My take is that the formula tells us what values the (right) adjoint must take _if_ it exists. That means that oftentimes we can construct a perfectly good _function_ by using the formula. We can then take this very concrete function and check it against the defining property of adjoints (\\(f(x) \le y \Leftrightarrow x \le g(y)\\)). If it fails, we know that the function taking inputs to the result of that formula isn't a right adjoint, and hence a right adjoint can't exist. The function we made is totally valid, it's just not a right adjoint!

This was the case for [Exercise 1.80](https://forum.azimuthproject.org/discussion/1959), where we find that \\(\lfloor \cdot / 3 \rfloor\\) has a right adjoint, but its right adjoint doesn't have a right adjoint of its own. The formula told us that since \\(\\{x \mid f(x) \le 0\\} = \emptyset\\), we should have \\(g(0) = \bigvee \emptyset = 0\\). But this failed the property of adjoints for \\(x = 0, y = 0\\).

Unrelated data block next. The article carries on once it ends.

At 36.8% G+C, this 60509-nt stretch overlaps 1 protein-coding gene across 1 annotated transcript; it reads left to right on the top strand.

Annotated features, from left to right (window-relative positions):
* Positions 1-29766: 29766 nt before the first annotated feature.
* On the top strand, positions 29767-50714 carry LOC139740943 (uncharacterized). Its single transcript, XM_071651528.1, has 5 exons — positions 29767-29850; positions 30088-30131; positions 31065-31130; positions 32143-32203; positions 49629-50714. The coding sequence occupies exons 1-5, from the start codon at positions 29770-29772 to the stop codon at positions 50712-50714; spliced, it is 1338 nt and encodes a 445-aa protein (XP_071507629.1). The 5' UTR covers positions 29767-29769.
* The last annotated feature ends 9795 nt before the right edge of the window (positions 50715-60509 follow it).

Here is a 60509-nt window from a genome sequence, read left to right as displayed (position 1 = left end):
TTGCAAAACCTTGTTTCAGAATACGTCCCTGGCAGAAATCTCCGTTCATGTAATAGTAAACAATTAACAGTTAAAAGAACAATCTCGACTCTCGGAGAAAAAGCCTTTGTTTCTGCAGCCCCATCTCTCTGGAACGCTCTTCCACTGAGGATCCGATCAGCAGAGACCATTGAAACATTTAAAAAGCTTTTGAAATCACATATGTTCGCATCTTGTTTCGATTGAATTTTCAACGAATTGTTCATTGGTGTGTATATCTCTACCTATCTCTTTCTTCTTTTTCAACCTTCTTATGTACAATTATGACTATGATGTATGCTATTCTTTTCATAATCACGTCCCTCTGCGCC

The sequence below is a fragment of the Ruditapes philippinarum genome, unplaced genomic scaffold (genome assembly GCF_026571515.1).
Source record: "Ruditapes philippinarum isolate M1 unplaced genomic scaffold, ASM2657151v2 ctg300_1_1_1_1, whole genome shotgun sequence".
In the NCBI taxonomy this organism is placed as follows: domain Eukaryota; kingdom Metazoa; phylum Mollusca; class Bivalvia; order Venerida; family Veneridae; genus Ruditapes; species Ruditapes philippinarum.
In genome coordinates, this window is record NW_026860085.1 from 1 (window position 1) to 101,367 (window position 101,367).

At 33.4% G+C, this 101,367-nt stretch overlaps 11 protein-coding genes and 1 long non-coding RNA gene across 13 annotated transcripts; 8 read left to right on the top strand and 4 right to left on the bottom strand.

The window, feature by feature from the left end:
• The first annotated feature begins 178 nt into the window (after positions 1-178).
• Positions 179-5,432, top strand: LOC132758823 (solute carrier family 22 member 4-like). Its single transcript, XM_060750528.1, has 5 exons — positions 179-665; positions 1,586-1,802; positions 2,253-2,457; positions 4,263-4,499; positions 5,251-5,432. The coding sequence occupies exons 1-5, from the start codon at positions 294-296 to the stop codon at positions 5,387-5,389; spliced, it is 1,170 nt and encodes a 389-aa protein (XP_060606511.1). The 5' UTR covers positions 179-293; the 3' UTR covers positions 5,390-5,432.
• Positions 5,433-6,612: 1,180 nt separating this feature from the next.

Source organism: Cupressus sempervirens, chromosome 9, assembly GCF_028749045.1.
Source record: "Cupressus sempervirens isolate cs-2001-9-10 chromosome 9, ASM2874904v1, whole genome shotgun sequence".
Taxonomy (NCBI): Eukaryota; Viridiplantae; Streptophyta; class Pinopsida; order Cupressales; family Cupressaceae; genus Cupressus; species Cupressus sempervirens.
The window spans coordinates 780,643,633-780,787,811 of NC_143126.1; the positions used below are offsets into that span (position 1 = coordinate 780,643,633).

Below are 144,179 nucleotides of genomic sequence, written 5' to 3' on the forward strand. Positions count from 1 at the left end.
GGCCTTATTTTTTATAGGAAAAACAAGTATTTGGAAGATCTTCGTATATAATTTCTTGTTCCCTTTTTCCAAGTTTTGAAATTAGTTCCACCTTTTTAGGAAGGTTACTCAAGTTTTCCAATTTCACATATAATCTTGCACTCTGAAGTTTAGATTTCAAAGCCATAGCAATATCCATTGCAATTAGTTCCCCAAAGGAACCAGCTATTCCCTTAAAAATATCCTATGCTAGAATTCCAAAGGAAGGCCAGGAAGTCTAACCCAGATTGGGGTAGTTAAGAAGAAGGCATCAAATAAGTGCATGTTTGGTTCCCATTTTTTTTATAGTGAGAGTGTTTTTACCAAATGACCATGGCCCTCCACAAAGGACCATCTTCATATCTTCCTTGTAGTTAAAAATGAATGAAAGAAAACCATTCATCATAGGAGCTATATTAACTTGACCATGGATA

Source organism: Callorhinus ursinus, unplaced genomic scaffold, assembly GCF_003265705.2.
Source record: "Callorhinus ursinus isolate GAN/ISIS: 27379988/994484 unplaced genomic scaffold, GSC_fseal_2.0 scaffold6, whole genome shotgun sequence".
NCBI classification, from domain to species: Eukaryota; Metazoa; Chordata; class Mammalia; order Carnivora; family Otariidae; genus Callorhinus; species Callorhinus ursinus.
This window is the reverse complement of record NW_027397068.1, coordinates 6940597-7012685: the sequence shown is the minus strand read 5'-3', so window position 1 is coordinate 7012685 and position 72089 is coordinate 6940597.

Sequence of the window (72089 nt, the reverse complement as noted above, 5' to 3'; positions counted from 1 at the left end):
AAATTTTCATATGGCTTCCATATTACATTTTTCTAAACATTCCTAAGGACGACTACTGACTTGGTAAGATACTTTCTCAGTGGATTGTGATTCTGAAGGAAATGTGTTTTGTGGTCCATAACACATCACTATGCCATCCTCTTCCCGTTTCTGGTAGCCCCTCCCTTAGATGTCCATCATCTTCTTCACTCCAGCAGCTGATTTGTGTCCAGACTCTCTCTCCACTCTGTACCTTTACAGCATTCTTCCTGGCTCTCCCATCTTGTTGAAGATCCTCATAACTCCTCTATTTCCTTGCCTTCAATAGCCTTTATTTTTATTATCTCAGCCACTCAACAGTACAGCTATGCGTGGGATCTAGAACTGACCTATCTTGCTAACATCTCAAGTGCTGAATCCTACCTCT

This was the case for [Exercise 1.80](https://forum.azimuthproject.org/discussion/1959), where we find that \\(\lfloor \cdot / 3 \rfloor\\) has a right adjoint, but its right adjoint doesn't have a right adjoint of its own. The formula told us that since \\(\\{x \mid f(x) \le 0\\} = \emptyset\\), we should have \\(g(0) = \bigvee \emptyset = 0\\). But this failed the property of adjoints for \\(x = 0, y = 0\\).